Needy Students Get Sample of Higher Learning Wheaton College Hosts Science Program

By Chase, John | Daily Herald (Arlington Heights, IL), July 22, 1998 | Go to article overview

Needy Students Get Sample of Higher Learning Wheaton College Hosts Science Program


Chase, John, Daily Herald (Arlington Heights, IL)


Byline: John Chase Daily Herald Staff Writer

On any other summer day, Corina Hernandez would be helping out at her father's Mexican restaurant on Chicago's West Side.

But on Tuesday, the 18-year-old Juarez High School student was at Wheaton College, readying herself to explode a balloon filled with hydrogen.

With a candle perched at the end of a yardstick, Hernandez slowly moved closer to the exceptionally flammable blue balloon - a tiny version of the Hindenburg.

As she drew closer, the others in the lab placed their fingers in their ears and started to squint.

The wick's flame then touched the blue rubber. And in a nano-second, a "woosh" filled the room, with fire escaping the balloon in a flash and disappearing even faster.

For Hernandez, the chemistry experiment was a success. And it sure beat toiling at the restaurant.

"That was just really great," Hernandez said. "It's fun, you learn and I know it's going to help me when I get to college."

This month, Hernandez and 15 other budding scientists from some of Chicago's poorest neighborhoods are blowing up hydrogen balloons, dissecting animals and learning what college life is like as part of a special program at Wheaton College.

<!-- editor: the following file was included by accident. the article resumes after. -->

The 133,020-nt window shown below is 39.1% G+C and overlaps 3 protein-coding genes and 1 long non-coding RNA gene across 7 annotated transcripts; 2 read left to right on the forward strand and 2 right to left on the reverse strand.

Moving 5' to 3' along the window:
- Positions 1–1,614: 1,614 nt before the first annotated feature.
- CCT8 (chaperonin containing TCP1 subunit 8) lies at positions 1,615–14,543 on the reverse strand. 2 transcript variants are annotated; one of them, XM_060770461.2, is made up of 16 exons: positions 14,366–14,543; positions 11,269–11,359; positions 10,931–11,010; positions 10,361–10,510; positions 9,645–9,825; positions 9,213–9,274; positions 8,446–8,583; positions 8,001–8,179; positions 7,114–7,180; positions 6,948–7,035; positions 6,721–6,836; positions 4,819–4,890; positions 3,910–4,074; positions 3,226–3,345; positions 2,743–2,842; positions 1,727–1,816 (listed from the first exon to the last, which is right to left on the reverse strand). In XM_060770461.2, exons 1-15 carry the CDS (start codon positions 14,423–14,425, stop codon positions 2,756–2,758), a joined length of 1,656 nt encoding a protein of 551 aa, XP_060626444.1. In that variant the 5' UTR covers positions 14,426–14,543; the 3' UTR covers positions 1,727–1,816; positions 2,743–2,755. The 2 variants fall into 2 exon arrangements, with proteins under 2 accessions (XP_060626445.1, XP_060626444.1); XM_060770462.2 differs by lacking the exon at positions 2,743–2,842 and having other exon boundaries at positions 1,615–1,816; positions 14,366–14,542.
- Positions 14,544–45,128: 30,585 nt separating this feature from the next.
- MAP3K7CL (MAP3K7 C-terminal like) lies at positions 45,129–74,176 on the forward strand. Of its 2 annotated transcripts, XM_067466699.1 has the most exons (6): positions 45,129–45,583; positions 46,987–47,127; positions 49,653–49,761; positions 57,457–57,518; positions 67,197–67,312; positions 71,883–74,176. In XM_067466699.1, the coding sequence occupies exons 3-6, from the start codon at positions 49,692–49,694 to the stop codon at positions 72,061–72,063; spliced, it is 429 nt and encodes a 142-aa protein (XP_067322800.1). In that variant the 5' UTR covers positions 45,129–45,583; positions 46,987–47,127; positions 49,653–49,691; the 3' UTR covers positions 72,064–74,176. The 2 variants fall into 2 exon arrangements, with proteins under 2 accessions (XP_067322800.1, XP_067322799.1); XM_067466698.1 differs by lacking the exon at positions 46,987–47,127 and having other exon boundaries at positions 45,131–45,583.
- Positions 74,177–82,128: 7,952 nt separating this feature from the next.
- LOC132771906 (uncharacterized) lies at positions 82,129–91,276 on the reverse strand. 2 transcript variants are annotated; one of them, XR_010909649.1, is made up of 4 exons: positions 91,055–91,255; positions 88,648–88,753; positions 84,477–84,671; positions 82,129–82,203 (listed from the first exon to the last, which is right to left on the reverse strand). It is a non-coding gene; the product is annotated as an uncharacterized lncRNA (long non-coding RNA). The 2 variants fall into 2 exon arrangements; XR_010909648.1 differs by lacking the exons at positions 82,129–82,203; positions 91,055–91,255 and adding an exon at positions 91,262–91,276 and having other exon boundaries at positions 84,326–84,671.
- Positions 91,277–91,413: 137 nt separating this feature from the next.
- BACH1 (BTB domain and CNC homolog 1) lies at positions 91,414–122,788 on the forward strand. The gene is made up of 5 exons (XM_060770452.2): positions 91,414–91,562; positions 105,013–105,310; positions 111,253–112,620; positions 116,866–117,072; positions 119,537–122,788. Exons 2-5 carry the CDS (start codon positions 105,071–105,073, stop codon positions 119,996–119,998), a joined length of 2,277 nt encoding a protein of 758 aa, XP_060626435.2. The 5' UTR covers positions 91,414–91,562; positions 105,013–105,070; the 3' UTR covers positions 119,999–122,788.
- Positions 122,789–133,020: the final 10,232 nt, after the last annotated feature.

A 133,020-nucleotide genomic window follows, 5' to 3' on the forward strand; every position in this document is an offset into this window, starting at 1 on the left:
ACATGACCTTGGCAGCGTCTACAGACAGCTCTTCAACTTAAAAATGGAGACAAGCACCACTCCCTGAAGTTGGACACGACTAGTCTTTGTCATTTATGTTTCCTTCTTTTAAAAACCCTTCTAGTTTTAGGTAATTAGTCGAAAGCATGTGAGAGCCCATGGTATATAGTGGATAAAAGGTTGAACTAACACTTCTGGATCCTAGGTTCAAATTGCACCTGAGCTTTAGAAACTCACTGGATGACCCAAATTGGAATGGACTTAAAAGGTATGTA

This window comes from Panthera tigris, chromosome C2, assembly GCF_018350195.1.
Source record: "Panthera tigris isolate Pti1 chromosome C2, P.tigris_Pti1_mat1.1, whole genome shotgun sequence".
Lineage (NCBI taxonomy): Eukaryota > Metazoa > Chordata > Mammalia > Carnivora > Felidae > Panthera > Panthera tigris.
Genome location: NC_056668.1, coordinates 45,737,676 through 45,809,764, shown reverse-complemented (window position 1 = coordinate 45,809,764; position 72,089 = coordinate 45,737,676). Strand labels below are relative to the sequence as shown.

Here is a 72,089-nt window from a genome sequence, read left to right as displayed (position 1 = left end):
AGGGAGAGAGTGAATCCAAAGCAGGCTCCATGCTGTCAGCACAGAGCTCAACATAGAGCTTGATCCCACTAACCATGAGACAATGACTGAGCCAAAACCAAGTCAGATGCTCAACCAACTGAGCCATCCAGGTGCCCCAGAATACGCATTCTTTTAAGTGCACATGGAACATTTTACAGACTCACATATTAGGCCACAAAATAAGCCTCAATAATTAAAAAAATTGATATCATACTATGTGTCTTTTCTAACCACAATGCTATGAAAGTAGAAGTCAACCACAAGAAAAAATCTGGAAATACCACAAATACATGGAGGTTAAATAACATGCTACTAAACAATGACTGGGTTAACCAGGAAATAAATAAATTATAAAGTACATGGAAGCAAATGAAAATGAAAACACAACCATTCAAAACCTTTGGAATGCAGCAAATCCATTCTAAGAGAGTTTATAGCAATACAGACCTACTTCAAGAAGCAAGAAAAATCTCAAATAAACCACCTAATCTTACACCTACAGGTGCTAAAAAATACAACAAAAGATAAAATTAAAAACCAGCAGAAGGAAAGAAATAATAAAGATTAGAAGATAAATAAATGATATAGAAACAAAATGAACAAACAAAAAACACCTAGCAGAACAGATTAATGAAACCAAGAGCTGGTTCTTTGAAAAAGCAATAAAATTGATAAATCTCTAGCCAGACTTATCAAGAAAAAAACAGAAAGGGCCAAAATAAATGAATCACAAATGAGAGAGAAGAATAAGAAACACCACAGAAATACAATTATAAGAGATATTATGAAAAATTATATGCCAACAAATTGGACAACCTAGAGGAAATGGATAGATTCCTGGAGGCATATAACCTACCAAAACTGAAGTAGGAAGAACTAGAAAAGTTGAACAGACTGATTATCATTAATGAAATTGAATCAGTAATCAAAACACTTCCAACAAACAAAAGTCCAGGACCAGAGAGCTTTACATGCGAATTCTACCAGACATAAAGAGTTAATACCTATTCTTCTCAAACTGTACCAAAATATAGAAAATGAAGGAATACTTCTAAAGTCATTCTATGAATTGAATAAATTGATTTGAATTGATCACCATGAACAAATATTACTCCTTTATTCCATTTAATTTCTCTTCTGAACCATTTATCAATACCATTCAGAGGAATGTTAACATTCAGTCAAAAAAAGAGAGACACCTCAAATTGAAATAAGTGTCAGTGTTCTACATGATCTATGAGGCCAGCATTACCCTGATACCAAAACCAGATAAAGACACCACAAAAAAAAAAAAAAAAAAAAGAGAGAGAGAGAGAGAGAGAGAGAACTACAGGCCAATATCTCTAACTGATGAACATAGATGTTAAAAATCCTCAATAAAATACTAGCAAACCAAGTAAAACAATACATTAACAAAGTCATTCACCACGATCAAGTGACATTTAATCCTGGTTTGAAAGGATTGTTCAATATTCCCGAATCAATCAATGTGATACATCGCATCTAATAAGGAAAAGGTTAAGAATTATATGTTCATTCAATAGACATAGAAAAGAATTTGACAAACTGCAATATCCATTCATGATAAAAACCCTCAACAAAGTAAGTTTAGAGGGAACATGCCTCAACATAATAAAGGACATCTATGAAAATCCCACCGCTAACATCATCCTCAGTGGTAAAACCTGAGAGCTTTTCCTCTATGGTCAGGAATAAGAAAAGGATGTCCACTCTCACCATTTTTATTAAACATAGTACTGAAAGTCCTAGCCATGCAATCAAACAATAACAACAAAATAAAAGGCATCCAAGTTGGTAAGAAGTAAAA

The program, dubbed Project Soar, helps some of the Chicago Public School's best minority high schoolers interested in science develop their skills on a higher level.

"These are the kids who are achieving despite not always being in really strong high schools," said professor Helene Slessarev, a project founder. "Here, some of them are seeing a microscope for the very first time. At their home school it was all textbook learning."

During the program, students take heavy-duty biology and chemistry classes taught by college professors or high school teachers. They also take math and English classes to round out their lessons.

Selected from nearly 150 applicants, this group is now in its second and final summer of the program.

The college started the project five years ago after receiving a grant from the Howard Hughes Medical Institute, an organization that wants to attract and retain more minorities into the sciences.

"This is a population not involved in the sciences as much as they should be," said Rodney Sisco, another project founder and the college's minority affairs director. …

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